• Closed: Although closed questions do not allow the participant to express the breadth of their thinking, they can be useful for clarifying that bottom line: “So, is this something that you would be prepared to try?”
  • Silence: Silence can be a coach’s most powerful tool – either saying nothing and allowing the participant to fill the silence or not, or using non-verbal questioning techniques – raised eyebrows, open hand positions and other body language to suggest that a question is still “hanging in the air”.


Working in pairs, choose one of these two scenarios and draft a set of questions that show a range of questioning skills to support the participant.

  • You are working with a student to explore issues around truancy from specific lessons each week.
  • You are working with a colleague to develop their teaching of high-ability learners.

Slide 7: Coaching questions

  • What is the outcome you’re looking to achieve here?
  • Can you share the specifics of what’s going on?
  • What have you tried so far?
  • How have you handled something like this before? (What was the outcome?)
  • Why do you think this is happening? (What’s another way to look at this/respond? What else can also be possible/true? What assumptions could you be making here?)
  • What’s your opinion on how to handle this? (Everyone has an opinion. Seek to understand theirs first). If I wasn’t here, what would you do to achieve/resolve this? If we were to switch roles, how would you handle this? What ideas do you have? What’s another approach that may work (which you haven’t tried yet)?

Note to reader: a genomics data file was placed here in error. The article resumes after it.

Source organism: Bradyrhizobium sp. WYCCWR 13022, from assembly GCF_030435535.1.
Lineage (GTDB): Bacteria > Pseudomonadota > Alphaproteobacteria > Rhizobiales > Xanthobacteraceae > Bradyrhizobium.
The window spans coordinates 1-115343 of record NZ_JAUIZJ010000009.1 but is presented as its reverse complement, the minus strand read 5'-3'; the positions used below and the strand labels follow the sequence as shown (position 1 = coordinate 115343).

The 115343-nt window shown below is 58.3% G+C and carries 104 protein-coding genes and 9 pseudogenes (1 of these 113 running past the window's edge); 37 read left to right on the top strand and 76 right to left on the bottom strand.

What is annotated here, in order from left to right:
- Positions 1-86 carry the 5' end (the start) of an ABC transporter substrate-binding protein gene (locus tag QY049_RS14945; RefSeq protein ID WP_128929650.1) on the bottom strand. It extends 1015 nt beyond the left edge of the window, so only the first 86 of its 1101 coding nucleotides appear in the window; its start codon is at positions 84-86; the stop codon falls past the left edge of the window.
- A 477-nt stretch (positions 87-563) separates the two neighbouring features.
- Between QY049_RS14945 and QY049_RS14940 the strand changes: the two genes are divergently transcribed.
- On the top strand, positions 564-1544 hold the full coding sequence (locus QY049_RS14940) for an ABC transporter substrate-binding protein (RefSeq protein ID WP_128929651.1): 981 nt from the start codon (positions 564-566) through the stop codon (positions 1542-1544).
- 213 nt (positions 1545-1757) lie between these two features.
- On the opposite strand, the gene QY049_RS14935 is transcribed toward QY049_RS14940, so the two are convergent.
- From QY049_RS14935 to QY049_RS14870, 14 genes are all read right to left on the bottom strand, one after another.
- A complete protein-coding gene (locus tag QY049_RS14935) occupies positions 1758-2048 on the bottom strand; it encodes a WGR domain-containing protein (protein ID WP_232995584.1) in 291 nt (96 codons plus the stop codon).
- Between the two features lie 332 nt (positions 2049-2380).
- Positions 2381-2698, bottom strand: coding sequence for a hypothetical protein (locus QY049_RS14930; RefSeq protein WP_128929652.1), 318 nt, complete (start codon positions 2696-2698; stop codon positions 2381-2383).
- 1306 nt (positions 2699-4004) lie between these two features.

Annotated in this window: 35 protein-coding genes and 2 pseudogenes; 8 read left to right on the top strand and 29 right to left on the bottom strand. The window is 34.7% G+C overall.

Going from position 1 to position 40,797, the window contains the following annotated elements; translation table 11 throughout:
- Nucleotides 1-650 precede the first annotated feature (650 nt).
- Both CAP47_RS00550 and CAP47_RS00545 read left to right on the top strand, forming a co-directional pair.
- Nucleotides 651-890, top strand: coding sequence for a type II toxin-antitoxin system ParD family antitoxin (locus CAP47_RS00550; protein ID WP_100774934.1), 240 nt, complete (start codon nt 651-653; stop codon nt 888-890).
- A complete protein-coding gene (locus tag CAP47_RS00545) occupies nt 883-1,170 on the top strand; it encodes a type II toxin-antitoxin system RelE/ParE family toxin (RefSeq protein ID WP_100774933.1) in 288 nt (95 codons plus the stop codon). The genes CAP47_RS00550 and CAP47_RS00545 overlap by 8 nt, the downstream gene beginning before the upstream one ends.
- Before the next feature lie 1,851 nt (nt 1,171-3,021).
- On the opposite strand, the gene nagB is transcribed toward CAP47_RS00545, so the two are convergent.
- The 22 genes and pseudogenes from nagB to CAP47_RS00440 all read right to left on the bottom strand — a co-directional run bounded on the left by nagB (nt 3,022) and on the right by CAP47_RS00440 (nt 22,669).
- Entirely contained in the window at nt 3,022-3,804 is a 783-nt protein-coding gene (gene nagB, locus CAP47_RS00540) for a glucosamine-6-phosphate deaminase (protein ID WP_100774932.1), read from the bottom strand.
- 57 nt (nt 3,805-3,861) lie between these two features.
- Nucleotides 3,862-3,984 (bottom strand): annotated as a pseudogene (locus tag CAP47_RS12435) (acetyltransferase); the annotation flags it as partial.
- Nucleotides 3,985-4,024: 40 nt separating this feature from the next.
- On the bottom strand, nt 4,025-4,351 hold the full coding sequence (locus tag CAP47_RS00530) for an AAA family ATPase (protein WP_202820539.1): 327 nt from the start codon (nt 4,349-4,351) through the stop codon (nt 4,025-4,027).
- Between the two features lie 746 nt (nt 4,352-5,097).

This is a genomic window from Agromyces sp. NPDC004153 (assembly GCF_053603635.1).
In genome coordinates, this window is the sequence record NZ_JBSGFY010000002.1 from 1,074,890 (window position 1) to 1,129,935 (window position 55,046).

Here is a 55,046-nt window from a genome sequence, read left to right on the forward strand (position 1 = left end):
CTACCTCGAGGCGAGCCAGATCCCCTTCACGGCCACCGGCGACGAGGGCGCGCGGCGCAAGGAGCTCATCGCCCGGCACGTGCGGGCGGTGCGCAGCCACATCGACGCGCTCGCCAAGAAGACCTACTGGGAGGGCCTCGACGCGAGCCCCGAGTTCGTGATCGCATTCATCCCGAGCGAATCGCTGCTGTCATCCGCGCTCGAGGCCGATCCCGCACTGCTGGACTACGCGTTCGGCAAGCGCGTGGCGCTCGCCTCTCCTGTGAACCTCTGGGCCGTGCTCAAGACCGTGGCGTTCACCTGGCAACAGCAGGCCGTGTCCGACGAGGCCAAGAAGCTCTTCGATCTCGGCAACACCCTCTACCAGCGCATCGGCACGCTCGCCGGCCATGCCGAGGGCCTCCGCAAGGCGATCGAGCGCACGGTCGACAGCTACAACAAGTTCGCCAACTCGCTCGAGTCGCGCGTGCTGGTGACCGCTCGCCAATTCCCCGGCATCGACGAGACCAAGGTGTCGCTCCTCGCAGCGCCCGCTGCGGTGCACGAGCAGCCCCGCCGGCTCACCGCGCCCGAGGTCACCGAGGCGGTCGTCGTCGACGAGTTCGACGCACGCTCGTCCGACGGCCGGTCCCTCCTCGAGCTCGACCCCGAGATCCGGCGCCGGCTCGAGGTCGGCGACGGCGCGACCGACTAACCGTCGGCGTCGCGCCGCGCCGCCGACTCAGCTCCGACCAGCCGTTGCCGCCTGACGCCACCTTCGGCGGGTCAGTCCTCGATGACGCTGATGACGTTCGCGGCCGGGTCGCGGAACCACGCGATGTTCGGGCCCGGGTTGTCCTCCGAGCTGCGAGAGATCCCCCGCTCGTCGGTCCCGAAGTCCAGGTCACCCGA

• What’s the first thing you need to do to resolve/achieve this? What would that conversation sound like when you talk with? What resources do you need? Who else do you think needs to be involved in this? How else can I support you around your efforts to complete this?
  • What are you willing to commit to doing/trying/changing (and by when)? If you couldn’t use that excuse anymore, how would you move forward?
  • When shall we meet again?

Slide 8: Listening

A good coach will always listen more than they talk. It is important to remember that listening needs to be active – actively engaged in what the participant is saying; giving your total attention. A good coach will:

  • Form their next question based on the answer to the previous question. For example: “You say that it is X that you find most challenging. Let’s explore that in more detail. What things do you think make X most challenging for you?”
  • Ask for clarification and examples when necessary. For example: “You mentioned that X. Does this mean that there is nothing you can do about this? Or: “Would you give me an example of when this last happened?”
  • Talk less than the participant.